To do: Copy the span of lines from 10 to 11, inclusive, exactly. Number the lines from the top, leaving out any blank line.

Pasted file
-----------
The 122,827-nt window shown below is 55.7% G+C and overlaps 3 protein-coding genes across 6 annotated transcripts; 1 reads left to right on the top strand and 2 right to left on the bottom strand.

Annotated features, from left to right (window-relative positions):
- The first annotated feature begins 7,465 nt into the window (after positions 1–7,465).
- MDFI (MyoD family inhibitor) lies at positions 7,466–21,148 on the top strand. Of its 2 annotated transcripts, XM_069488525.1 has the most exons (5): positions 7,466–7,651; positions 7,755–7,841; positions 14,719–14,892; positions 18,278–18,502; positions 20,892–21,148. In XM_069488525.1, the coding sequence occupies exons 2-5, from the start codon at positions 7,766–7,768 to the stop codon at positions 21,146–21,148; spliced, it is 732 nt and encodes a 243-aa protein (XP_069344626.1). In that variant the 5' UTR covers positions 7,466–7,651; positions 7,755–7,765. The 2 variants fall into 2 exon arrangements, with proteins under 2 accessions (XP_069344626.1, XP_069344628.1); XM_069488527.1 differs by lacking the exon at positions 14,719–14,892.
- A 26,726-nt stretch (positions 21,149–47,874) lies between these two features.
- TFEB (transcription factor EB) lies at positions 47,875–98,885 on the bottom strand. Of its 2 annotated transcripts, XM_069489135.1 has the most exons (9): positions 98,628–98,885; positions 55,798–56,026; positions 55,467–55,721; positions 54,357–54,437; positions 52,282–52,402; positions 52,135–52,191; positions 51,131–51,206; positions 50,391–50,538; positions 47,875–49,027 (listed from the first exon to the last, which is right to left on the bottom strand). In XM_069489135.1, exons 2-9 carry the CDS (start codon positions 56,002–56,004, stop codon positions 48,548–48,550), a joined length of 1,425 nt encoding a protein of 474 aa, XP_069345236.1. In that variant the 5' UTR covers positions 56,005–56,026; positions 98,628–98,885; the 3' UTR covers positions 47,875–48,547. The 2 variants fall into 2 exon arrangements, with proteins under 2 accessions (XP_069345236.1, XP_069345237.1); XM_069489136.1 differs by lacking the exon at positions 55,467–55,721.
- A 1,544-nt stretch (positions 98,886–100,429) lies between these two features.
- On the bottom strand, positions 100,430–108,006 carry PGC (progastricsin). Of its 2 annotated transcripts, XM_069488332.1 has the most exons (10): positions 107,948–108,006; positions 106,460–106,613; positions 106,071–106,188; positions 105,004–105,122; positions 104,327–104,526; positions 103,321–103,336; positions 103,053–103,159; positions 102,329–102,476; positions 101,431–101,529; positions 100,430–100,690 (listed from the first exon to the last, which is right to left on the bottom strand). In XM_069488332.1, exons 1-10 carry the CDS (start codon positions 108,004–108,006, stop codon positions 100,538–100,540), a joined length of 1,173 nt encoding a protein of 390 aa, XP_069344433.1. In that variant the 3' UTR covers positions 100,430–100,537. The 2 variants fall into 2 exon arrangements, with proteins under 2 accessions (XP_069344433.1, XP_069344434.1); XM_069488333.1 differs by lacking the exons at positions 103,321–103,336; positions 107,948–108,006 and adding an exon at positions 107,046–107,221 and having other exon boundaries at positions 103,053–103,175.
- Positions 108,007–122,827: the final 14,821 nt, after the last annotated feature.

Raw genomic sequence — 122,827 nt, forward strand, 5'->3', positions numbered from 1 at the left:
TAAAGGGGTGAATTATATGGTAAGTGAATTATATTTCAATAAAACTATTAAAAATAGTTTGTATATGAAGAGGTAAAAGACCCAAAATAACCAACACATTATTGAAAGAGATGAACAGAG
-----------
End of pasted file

Raw genomic sequence — 122,827 nt, forward strand, 5'->3', positions numbered from 1 at the left:
TAAAGGGGTGAATTATATGGTAAGTGAATTATATTTCAATAAAACTATTAAAAATAGTTTGTATATGAAGAGGTAAAAGACCCAAAATAACCAACACATTATTGAAAGAGATGAACAGAG